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Bulldogs bid farewell to longtime trainer
Mike Collins 1
Mike Collins’ 25-year career as Turlock High’s athletic trainer came to end on Tuesday (JOE CORTEZ/The Journal).

By his own admission, Mike Collins wasn’t a strong student.

When his high school guidance counselor asked him about a potential career choice, he was dismayed to hear Collins reply, “athletic trainer.”

“In his opinion, I would never have survived academically because of all the sciences,” said Collins, whose 25-year career as Turlock High’s certified athletic trainer came to a close Tuesday. “Knowing what I know now that I didn’t know then, he gave me the correct advice. Did I like it back then? No.”

After he graduated from Visalia’s Mt. Whitney High School in 1986, College of the Sequoias community college began offering an athletic training degree. Collins eschewed the cabinetry courses he was taking and began pursuing his dream.

Growing up in Visalia, Collins had served as bat boy for the Visalia Oaks (now Rawhide) of the California League.

Mike Collins 2
Collins said he can’t even guess how many ankles he’s wrapped over the past two decades (JOE CORTEZ/The Journal).

“I got paid $4 a game,” said Collins. “Then I worked as a groundskeeper, then a clubhouse manager. I did just about everything.”

Eventually, he even performed some athletic training duties for the Oaks.

After COS, he enrolled at Fresno State and earned a bachelor’s degree in physical education, with an option in athletic training.

From 1992 to 1997, he worked in the Los Angeles Dodgers’ minor league system, making stops in Great Falls, Mont. of the Pioneer League, San Bernardino of the Cal League, San Antonio of the Texas League, and three winter-ball seasons in Caracas, Venezuela. After a brief stint with Health South in San Antonio, he landed in Turlock … and he’s been taping ankles in his 25-foot by 25-foot training room, adjacent to the school gymnasium, ever since.

How many ankles over the years? He just laughed when asked to estimate, not even daring to hazard a guess. Needless to say, it’s in the thousands. Tens of thousands, more likely.

And, naturally, he’ll miss it.

“Oh, I’m definitely going to miss the kids the most,” said Collins, who will begin a new endeavor with ATI Physical Therapy, assigned to work in the Blue Diamond Growers facility. “But I’m looking forward to the new job. No nights, no weekends.”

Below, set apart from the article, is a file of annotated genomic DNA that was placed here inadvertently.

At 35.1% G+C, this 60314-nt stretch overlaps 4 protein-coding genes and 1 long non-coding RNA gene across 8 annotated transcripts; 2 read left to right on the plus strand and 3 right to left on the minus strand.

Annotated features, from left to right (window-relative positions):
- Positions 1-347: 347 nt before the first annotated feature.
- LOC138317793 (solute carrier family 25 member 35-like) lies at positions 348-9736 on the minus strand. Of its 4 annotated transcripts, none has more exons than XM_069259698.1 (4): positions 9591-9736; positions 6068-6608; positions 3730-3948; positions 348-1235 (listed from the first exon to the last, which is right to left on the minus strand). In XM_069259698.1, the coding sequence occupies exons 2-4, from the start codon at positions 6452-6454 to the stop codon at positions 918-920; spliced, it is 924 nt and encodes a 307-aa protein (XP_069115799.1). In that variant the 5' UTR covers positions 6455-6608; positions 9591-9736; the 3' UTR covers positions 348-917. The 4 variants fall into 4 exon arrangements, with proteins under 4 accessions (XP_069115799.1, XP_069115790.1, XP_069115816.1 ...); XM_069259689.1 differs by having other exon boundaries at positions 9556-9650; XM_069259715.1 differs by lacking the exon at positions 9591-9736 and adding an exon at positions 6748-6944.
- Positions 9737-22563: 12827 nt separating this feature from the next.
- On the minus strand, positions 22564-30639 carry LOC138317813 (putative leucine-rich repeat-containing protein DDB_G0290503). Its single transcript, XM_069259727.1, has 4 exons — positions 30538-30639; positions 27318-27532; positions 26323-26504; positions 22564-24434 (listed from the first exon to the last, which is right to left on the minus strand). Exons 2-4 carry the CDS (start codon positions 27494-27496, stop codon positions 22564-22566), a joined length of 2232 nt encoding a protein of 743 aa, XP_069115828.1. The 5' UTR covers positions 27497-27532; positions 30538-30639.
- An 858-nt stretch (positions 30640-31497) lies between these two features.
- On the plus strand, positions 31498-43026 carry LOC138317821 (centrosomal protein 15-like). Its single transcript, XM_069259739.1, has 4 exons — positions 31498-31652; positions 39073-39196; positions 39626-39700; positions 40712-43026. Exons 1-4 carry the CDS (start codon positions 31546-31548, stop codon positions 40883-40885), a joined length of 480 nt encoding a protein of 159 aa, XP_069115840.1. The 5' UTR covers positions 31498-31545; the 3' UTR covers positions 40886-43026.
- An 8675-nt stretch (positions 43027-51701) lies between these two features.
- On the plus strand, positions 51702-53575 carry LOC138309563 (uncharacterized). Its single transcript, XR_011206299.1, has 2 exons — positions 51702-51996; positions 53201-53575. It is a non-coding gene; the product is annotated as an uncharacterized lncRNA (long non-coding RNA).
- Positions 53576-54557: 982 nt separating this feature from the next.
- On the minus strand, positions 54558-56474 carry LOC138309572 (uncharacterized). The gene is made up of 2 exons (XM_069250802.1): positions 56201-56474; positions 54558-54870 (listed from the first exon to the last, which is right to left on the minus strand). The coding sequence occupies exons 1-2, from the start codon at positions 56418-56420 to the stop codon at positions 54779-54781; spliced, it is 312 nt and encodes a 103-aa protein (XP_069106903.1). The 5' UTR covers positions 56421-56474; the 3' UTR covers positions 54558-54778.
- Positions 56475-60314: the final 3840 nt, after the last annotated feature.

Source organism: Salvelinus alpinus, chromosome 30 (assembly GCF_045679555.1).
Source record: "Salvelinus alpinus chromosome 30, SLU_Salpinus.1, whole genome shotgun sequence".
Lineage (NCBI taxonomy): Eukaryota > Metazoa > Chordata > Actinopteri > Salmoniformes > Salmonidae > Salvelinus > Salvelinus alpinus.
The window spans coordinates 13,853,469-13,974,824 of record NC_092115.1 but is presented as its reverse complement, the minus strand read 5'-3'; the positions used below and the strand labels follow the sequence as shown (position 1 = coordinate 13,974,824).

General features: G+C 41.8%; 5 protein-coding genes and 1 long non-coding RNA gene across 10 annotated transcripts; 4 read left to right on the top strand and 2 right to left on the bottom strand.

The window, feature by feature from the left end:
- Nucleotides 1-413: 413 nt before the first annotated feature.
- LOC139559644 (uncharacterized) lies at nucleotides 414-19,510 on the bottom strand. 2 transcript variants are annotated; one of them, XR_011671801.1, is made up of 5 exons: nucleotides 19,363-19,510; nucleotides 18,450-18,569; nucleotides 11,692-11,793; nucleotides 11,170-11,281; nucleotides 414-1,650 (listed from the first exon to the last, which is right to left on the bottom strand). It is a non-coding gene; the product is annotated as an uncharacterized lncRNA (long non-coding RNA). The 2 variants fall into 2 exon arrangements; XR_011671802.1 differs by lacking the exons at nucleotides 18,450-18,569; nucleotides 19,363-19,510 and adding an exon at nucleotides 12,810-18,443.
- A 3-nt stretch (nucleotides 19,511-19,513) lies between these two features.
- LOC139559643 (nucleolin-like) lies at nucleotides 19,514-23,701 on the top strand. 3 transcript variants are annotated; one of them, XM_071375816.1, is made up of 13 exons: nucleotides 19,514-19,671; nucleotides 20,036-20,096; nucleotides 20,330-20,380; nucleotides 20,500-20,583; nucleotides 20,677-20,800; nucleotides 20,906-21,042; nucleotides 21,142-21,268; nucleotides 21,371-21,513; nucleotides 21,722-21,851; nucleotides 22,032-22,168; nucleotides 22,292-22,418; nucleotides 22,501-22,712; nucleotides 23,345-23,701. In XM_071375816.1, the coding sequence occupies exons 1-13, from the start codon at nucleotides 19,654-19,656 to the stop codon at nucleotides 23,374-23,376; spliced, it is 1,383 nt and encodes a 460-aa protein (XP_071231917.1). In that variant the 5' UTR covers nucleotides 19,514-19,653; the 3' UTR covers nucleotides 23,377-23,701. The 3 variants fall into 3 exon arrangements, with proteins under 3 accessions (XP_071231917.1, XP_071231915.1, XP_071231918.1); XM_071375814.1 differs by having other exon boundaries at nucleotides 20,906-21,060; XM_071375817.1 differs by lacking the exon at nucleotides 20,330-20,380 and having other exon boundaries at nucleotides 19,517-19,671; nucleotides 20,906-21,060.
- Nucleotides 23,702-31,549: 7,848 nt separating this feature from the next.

Turlock Unified School District is an outlier among high schools in the state since not many public schools employ a full-time athletic trainer, leaving their student-athletes vulnerable not only on game-days, but during practices throughout the week.

Turlock High has had a certified trainer on staff dating back to Ed Smith in 1976, then Devon Foote from 1979 to 1998. Pitman High has employed Markus Turner since opening its doors in the fall of 2002.

“Mike has been an excellent colleague,” said Turner. “He was on the interview panel for my position. Ever since, he’s been a sought-after resource for me. He’s been my go-to person if I have a question. I can bounce things off him and get his feedback.”

Girls soccer coach Nicole Lonergan is no stranger to the trainer’s room, having had four knee surgeries, with another on the way. She knows the value of having somebody like Collins in an athlete’s corner.

“Mike is indispensable,” said Lonergan. “Having someone on campus who can assess injuries, treat injuries, and be at a game and immediately do a concussion assessment to determine whether a player can go back into a game, is incredibly important.

"I think it’s so important to have an athletic trainer on staff and I think it’s tough not having him when we’re on the road at schools that don’t have a trainer, because we can’t always take Mike with us. So, when we’re off campus, it’s tough to make those judgement calls.”

Bulldogs football coach James Peterson has worked with Collins since taking the reins in 2009, but was also a player at THS when Collins first started.

“We’ve really been blessed to have him here,” said Peterson. “We’ve really gotten to know each other over the years and we’ve butted heads at times. But he’s got a tough job. He errs on the side of caution, and after the heat of the moment, I realize that he’s right. He does right by the kids.

“The thing I’ve always appreciated about him is just having him on the sideline. That was the real benefit. If a player was injured, I could continue to focus on the game because I knew he was back there taking care of the players.”

That’s what it’s always been about for Collins … taking care of student-athletes.

“I just tried to do what’s best for the athletes,” said Collins. “I always tried to look at their health 10 or 15 years down the road, not just today, tomorrow or next week.”